Home / Opinion / Columns /  China is sending mixed signals on its disposition to enterprise

Global investors are wondering these days if Beijing has decided to ease a year-long regulatory crackdown that has cost them more than $1 trillion in losses. After all, China accounts for about one-third of the emerging markets benchmark index. It’s simply too big to be ignored.

With no clear statement of policy on offer, asset managers have resorted to reading tea leaves. For instance, a deal that would allow the US securities watchdog to review the audit documents of New York-listed Chinese companies in Hong Kong could be a sign that China is again eager to attract foreign investments. Beijing can also try to appease capital markets by reviving the listings of Didi Global Inc and Alibaba Group Holding Ltd’s fintech affiliate, Ant Group Company.

So far, there have been mixed signals. Take the housing market, where local governments have been flip-flopping. Last Thursday, industrial hubs such as Qingdao and Suzhou scrapped second-hand and non-resident home purchase restrictions, respectively, only to backtrack the morning after. These hiccups prompted investors to conclude that President Xi Jinping’s mantra that housing is to be lived in, not speculated upon, remains firmly in place. As such, August’s mini-rally in property developers’ high-yield dollar bonds quickly lost steam.

Adding to the mixed bag is Shanghai-based private equity giant Fosun International Ltd, whose empire includes an English Premier League football club, Portugal’s biggest bank and French resort group Club Med. Its stocks and bonds witnessed sharp sell-offs recently, as global ratings agencies downgraded the company, citing refinancing risks.

Those risks reflect investor worries over meddlesome government authorities. Last week, Fosun’s in-house Communist Party secretary paid a visit to the Beijing branch of Sasac—the State-Owned Assets Supervision and Administration Commission of the State Council—the company said.

The powerful agency has witnessed selling pressure in some of its portfolio companies lately. In early September, a Fosun subsidiary pledged a 7.9% ownership stake in Beijing Sanyuan Foods to a brokerage. Sanyuan’s largest shareholder is a state-owned enterprise directly supervised by the Beijing Sasac.

Fosun said Beijing Sasac conducted a routine information-collection survey with the company, and the agency has issued such notices to other enterprises before. The two parties conducted in-depth exchanges on the long-term cooperation between Fosun and Beijing’s state-owned businesses.

In another era, investors might have just dismissed Fosun’s Sasac visit. But coming off a bruising crackdown, where little-known government agencies sprang out of nowhere to wipe billions of dollars off companies’ market values—think of the cybersecurity watchdog’s hawkish stance that ultimately led to ride-hailing giant Didi’s delisting from New York—traders are understandably skittish.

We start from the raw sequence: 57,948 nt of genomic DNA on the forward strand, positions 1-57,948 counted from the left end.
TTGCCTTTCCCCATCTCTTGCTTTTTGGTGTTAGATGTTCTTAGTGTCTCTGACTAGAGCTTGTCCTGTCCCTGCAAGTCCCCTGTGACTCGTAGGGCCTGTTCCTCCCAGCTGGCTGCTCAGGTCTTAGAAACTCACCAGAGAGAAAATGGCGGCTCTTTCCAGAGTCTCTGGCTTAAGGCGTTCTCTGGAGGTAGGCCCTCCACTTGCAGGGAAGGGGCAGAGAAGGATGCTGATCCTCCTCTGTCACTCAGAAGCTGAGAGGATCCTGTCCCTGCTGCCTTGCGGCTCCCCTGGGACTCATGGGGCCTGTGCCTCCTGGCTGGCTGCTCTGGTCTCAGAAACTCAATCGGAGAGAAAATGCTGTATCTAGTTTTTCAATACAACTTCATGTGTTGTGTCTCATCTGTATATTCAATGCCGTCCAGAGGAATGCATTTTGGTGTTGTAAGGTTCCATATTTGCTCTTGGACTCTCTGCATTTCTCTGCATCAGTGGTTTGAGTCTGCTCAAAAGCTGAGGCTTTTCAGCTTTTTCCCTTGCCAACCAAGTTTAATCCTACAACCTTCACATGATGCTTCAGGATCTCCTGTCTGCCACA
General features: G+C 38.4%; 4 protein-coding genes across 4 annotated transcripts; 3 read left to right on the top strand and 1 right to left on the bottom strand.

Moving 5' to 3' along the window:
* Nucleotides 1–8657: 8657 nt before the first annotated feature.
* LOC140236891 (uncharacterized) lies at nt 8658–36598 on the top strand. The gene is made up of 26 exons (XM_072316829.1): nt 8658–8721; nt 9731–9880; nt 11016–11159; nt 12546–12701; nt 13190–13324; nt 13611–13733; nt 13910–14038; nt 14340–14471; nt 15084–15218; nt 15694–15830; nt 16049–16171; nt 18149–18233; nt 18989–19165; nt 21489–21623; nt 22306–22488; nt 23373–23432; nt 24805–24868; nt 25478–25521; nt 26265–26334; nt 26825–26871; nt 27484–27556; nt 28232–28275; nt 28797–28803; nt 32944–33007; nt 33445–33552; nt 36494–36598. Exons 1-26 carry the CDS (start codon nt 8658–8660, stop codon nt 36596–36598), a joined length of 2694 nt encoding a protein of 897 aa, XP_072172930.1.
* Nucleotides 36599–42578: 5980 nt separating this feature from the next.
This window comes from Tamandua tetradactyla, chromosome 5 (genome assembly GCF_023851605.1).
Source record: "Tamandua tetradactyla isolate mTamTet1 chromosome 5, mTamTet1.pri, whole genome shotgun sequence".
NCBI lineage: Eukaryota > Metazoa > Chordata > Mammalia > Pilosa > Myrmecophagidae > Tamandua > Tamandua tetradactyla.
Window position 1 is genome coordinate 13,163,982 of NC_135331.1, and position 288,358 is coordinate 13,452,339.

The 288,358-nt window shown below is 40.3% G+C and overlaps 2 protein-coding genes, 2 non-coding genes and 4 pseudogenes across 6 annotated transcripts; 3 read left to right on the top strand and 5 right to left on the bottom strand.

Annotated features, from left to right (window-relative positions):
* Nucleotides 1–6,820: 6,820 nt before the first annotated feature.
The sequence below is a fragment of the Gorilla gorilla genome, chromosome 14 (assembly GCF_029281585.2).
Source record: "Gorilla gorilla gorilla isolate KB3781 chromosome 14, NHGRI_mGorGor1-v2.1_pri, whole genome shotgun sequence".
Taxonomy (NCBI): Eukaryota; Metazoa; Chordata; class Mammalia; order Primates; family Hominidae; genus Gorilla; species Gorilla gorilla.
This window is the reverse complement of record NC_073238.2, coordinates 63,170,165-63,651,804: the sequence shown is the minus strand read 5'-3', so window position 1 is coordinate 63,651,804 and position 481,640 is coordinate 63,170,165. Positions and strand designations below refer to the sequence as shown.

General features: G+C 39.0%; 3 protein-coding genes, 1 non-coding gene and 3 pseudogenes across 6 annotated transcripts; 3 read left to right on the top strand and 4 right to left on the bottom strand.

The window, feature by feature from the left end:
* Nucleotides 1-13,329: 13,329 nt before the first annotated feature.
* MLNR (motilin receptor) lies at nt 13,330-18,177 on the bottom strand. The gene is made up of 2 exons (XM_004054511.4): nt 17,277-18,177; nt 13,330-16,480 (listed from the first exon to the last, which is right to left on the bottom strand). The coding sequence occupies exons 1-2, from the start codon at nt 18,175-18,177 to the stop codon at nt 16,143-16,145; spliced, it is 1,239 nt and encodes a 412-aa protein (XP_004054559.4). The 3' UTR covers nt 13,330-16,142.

If we use loan-to-value ratio as a measure of financial safety, at 39%, Fosun’s balance sheet is healthy for an investment-holding company. However, with not enough cash on hand and dollar bond market access closed, Fosun must rely on bank-loan refinancing and speedy asset disposals to meet its short-term obligations. About 53% of its debt will mature in a year, according to S&P Global Ratings. In other words, Fosun’s ability to quickly divest its investments is crucial.

With only 117 billion yuan ($17 billion) in debt, Fosun is nowhere close in scale to China’s indebted developers. However, the company matters because it is a key barometer in the high-yield corporate bond market. Last year, when real estate developers crumbled—about one-third of the top 100 builders defaulted or asked for loan extensions—Fosun became the natural destination where investors could park their cash. It’s got scale, liquidity—and until recently—a decent credit rating. Fosun has about $4 billion of dollar bonds outstanding, with its smallest issue at a respectable $450 million. It used to be a BB-rated company. Now, that safe haven may not be so safe. And the high-yield corporate dollar bond market has chilled some more.

When a company edges toward distress, credit analysts can always point fingers at one metric or another, saying its cash flow management could be better. However, even the best private businesses can go bad if the government gets overly zealous or meddlesome.

In capital markets, China’s government doesn’t have the best reputation right now. If Beijing still wants foreign capital, it needs to tell its various agencies to stay low and keep quiet. Their unprompted visits with business scare investors. 

Shuli Ren is a Bloomberg Opinion columnist covering Asian markets

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